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Java comparators

Java comparators—a powerful tool that adds finesse and elegance to your sorting adventures. Join me as we explore this enchanting world together, blending technical insights with a personal touch.

Java comparator is a special object that allows you to customize the way objects are sorted. Whether you're sorting strings, numbers, or custom objects, the Java comparator empowers you to define your own sorting rules with ease.

Imagine you're arranging a collection of books on a shelf. Some people like to sort them alphabetically by title, while others prefer to sort them by author's name. With Java comparators, you can tailor your sorting logic to suit your preferences, making your code as organized as a well-curated bookshelf.

Simple example to see the Java comparator:

import java.util.Comparator;
import java.util.Arrays;

class Book {
    private String title;
    private String author;

    public Book(String title, String author) {
        this.title = title; = author;

    public String getTitle() {
        return title;

    public String getAuthor() {
        return author;

    public String toString() {
        return title + " by " + author;

public class ComparatorExample {
    public static void main(String[] args) {
        Book[] books = {
            new Book("The Great Gatsby", "F. Scott Fitzgerald"),
            new Book("To Kill a Mockingbird", "Harper Lee"),
            new Book("1984", "George Orwell")

        // Sort books by title
        Arrays.sort(books, Comparator.comparing(Book::getTitle));

        // Print sorted books
        for (Book book : books) {

In this example, we have a custom Book class representing books with titles and authors. We then create an array of Book objects and use the Arrays.sort() method along with a comparator to sort the books by their titles. It's like organizing your bookshelf alphabetically by book title!

But wait, there's more to the Java comparator than simple sorting! You can also create complex sorting rules, handle null values gracefully, and even chain multiple comparators together to achieve precise sorting logic.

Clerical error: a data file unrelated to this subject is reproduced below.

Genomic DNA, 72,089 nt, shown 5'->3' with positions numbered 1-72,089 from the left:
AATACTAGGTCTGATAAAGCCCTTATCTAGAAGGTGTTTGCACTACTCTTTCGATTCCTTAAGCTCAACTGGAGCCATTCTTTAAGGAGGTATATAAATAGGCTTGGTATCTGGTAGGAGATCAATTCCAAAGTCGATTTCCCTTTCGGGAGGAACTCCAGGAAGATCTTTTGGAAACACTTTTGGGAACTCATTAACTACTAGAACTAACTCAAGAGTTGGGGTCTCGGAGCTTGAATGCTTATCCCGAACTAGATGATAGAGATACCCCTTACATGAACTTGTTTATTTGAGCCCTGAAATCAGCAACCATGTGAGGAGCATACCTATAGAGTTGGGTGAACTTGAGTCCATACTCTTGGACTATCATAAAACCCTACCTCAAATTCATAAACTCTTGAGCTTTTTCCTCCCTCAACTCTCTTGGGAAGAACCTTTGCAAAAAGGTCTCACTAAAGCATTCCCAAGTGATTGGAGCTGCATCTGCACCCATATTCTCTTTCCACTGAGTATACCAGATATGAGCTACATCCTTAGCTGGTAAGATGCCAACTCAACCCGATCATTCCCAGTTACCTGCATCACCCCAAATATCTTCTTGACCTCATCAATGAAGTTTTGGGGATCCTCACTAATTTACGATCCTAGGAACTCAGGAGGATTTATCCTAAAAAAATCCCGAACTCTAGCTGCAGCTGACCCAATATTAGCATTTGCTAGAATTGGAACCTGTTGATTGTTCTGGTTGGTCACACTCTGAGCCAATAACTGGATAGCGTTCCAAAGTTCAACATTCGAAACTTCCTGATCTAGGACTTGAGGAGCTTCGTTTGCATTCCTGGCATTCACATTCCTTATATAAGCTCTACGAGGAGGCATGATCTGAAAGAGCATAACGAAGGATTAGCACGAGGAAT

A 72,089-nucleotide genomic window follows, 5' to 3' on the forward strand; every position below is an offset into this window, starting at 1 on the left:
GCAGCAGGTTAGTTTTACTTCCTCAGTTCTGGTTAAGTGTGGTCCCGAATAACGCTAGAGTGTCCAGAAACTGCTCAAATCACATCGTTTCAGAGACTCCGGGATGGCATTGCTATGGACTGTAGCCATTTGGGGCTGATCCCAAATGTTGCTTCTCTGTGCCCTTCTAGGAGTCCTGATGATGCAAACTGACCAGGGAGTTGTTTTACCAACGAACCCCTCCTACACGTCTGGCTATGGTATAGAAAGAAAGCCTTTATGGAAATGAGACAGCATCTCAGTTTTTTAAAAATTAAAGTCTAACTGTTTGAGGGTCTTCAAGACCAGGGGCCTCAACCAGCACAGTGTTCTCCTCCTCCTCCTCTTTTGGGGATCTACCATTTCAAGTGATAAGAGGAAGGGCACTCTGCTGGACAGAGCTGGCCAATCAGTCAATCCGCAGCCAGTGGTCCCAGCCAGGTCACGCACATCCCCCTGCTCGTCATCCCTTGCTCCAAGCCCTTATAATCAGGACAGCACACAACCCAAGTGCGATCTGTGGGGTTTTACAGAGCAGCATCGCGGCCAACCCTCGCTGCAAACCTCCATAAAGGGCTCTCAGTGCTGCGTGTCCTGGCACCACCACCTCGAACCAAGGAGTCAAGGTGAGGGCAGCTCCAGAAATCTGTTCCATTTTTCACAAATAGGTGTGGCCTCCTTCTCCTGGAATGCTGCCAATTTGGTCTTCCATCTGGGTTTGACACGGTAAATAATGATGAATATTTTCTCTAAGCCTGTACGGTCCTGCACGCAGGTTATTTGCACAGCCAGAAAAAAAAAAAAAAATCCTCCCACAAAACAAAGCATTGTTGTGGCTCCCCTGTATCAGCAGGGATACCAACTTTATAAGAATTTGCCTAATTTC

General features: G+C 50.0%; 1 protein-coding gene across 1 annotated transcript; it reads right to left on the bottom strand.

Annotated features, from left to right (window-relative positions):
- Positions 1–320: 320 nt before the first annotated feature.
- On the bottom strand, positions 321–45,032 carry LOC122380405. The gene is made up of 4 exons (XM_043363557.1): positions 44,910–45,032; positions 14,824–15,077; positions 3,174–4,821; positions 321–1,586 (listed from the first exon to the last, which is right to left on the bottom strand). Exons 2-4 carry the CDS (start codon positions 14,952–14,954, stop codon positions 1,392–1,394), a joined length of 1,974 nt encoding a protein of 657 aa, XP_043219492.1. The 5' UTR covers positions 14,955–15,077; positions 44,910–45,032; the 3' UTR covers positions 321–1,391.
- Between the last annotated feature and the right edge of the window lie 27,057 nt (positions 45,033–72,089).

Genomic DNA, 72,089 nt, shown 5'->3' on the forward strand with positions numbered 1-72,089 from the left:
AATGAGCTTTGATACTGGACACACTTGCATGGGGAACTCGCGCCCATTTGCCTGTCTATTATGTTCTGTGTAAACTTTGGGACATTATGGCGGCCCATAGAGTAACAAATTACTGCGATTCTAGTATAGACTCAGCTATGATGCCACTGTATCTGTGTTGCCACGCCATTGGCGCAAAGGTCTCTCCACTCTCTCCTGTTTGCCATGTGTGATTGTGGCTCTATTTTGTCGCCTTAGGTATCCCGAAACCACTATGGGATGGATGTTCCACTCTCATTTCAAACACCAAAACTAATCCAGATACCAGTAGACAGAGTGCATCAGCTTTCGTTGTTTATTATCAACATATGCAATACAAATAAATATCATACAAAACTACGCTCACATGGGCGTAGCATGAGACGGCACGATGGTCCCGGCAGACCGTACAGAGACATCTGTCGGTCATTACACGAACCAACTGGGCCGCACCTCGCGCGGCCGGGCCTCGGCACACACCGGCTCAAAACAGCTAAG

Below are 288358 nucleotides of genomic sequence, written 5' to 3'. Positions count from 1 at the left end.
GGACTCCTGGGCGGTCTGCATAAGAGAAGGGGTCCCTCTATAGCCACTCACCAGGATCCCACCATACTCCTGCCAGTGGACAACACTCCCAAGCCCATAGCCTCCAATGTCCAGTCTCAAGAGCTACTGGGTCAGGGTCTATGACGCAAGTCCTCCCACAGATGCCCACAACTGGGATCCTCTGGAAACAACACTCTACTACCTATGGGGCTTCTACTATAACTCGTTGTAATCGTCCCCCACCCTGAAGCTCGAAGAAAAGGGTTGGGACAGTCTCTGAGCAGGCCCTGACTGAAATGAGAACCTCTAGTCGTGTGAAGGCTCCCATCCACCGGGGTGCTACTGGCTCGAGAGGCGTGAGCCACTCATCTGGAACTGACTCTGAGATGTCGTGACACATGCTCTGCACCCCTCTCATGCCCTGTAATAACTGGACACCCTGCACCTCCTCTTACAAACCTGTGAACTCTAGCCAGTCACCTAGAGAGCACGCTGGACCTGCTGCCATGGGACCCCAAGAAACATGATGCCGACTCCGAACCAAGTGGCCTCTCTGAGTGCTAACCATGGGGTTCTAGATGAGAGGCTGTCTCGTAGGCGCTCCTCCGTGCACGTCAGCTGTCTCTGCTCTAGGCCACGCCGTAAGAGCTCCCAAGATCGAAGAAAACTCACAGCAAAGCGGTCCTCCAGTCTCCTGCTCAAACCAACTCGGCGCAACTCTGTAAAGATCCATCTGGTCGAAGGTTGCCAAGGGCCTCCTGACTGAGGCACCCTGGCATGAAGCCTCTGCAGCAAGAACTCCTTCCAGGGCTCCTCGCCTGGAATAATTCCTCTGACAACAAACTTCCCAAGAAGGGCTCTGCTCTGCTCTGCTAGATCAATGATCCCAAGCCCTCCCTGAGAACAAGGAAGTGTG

import java.util.ArrayList;
import java.util.Collections;
import java.util.Comparator;
import java.util.List;

class Student {
    private String name;
    private int age;

    public Student(String name, int age) { = name;
        this.age = age;

    public String getName() {
        return name;

    public int getAge() {
        return age;

public class ComparatorExample {
    public static void main(String[] args) {
        List<Student> students = new ArrayList<>();
        students.add(new Student("Alice", 20));
        students.add(new Student("Bob", 18));
        students.add(new Student("Charlie", 22));

        // Sort students by age using a Comparator
        Collections.sort(students, new Comparator<Student>() {
            public int compare(Student s1, Student s2) {
                return s1.getAge() - s2.getAge();

        // Print sorted students
        for (Student student : students) {
            System.out.println(student.getName() + ": " + student.getAge() + " years old");

In this example, we have a list of Student objects that we want to sort by age. We achieve this using a Comparator—an anonymous inner class that compares the ages of two students.

Now, let's break it down:

  • We define a Student class with name and age attributes.
  • In our ComparatorExample, we create a list of Student objects and add some students to it.
  • We use Collections.sort() to sort the list of students, passing in a Comparator that compares their ages.
  • Finally, we print the sorted list of students.

Waytojava is designed to make learning easier. We simplify examples for better understanding. We regularly check tutorials, references, and examples to correct errors, but it's important to remember that humans can make mistakes.